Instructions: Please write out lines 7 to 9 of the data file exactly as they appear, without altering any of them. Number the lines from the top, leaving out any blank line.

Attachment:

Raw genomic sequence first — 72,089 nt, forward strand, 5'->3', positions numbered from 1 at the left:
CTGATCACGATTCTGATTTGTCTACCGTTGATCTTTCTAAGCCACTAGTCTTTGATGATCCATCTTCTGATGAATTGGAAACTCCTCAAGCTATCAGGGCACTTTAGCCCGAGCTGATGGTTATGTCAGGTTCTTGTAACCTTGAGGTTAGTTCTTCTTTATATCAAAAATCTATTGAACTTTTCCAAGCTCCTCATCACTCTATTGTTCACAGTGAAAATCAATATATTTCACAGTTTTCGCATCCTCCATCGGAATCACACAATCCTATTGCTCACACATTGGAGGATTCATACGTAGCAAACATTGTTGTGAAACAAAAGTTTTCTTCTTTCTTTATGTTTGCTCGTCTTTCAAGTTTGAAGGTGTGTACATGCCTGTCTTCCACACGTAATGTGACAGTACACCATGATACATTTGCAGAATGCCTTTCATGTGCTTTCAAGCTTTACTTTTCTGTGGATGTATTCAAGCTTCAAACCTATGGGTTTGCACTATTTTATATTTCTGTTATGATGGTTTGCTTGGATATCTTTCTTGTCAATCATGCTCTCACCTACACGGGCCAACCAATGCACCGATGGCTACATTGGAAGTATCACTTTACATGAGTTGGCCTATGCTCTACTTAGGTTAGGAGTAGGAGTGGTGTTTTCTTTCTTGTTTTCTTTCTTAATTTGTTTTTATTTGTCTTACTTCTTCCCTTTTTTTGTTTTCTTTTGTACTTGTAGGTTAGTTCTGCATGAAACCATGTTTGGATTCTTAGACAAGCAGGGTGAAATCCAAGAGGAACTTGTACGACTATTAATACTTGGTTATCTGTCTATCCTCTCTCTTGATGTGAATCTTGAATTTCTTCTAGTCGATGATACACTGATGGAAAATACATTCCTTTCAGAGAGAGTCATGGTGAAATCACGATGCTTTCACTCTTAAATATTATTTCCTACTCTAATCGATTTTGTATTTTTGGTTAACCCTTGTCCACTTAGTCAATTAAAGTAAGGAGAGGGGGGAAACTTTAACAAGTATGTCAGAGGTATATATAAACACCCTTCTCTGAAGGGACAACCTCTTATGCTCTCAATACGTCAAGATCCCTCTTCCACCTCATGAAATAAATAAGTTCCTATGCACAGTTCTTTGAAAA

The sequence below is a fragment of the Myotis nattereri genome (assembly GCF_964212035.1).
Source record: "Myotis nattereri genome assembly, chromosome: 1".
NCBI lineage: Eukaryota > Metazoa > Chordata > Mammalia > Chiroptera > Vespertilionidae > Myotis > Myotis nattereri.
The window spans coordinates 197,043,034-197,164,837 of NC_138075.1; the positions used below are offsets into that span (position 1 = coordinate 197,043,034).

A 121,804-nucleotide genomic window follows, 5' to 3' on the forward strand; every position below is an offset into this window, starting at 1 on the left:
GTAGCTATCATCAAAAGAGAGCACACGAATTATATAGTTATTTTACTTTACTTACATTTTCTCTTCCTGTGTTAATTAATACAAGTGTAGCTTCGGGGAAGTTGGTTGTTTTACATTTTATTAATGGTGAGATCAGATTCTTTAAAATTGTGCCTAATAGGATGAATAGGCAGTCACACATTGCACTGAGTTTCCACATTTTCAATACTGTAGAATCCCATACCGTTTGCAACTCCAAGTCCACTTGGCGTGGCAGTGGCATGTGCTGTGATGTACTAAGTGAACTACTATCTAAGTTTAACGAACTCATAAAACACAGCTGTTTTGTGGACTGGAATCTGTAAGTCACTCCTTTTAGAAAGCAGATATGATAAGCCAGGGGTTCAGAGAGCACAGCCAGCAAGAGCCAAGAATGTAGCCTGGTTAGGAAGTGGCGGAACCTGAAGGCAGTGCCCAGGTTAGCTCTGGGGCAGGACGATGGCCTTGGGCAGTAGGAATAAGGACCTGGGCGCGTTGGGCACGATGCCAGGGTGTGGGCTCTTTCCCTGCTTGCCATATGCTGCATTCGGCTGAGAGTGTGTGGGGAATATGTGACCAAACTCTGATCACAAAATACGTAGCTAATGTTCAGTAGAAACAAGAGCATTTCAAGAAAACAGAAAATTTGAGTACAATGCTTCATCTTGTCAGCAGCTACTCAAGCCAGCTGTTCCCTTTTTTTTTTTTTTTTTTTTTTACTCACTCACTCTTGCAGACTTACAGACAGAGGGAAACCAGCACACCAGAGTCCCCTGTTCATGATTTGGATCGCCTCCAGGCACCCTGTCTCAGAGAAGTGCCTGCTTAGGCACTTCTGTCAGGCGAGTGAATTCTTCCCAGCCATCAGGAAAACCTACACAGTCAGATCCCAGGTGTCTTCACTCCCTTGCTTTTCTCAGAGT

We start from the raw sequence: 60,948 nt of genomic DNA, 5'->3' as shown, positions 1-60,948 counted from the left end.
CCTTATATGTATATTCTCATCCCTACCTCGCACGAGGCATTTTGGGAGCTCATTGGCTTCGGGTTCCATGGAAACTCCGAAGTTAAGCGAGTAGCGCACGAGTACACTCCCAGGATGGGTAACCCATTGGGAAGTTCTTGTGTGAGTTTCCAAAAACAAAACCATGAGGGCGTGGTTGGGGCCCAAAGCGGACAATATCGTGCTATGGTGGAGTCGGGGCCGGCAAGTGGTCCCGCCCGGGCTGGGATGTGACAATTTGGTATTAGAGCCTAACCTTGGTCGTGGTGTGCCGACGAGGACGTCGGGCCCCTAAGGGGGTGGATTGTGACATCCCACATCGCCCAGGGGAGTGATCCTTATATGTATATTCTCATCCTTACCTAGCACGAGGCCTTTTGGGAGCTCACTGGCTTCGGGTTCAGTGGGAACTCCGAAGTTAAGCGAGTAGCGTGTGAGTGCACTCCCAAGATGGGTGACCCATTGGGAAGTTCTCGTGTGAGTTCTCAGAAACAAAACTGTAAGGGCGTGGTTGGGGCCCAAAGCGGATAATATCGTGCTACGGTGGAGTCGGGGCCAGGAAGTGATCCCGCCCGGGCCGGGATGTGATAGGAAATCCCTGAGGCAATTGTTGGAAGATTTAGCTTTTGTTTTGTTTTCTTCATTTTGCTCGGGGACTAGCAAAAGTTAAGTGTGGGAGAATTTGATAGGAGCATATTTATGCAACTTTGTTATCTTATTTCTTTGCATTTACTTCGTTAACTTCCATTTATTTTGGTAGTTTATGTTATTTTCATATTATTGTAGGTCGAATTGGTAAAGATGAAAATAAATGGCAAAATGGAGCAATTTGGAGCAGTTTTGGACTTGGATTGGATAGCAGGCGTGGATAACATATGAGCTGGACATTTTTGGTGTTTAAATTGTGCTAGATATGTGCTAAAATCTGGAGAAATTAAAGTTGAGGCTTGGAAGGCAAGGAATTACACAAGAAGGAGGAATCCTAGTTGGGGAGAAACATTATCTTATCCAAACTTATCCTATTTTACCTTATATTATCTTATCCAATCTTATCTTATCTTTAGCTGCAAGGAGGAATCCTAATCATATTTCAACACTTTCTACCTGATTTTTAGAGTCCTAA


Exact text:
A 121,804-nucleotide genomic window follows, 5' to 3' on the forward strand; every position below is an offset into this window, starting at 1 on the left:
GTAGCTATCATCAAAAGAGAGCACACGAATTATATAGTTATTTTACTTTACTTACATTTTCTCTTCCTGTGTTAATTAATACAAGTGTAGCTTCGGGGAAGTTGGTTGTTTTACATTTTATTAATGGTGAGATCAGATTCTTTAAAATTGTGCCTAATAGGATGAATAGGCAGTCACACATTGCACTGAGTTTCCACATTTTCAATACTGTAGAATCCCATACCGTTTGCAACTCCAAGTCCACTTGGCGTGGCAGTGGCATGTGCTGTGATGTACTAAGTGAACTACTATCTAAGTTTAACGAACTCATAAAACACAGCTGTTTTGTGGACTGGAATCTGTAAGTCACTCCTTTTAGAAAGCAGATATGATAAGCCAGGGGTTCAGAGAGCACAGCCAGCAAGAGCCAAGAATGTAGCCTGGTTAGGAAGTGGCGGAACCTGAAGGCAGTGCCCAGGTTAGCTCTGGGGCAGGACGATGGCCTTGGGCAGTAGGAATAAGGACCTGGGCGCGTTGGGCACGATGCCAGGGTGTGGGCTCTTTCCCTGCTTGCCATATGCTGCATTCGGCTGAGAGTGTGTGGGGAATATGTGACCAAACTCTGATCACAAAATACGTAGCTAATGTTCAGTAGAAACAAGAGCATTTCAAGAAAACAGAAAATTTGAGTACAATGCTTCATCTTGTCAGCAGCTACTCAAGCCAGCTGTTCCCTTTTTTTTTTTTTTTTTTTTTTACTCACTCACTCTTGCAGACTTACAGACAGAGGGAAACCAGCACACCAGAGTCCCCTGTTCATGATTTGGATCGCCTCCAGGCACCCTGTCTCAGAGAAGTGCCTGCTTAGGCACTTCTGTCAGGCGAGTGAATTCTTCCCAGCCATCAGGAAAACCTACACAGTCAGATCCCAGGTGTCTTCACTCCCTTGCTTTTCTCAGAGT

We start from the raw sequence: 60,948 nt of genomic DNA, 5'->3' as shown, positions 1-60,948 counted from the left end.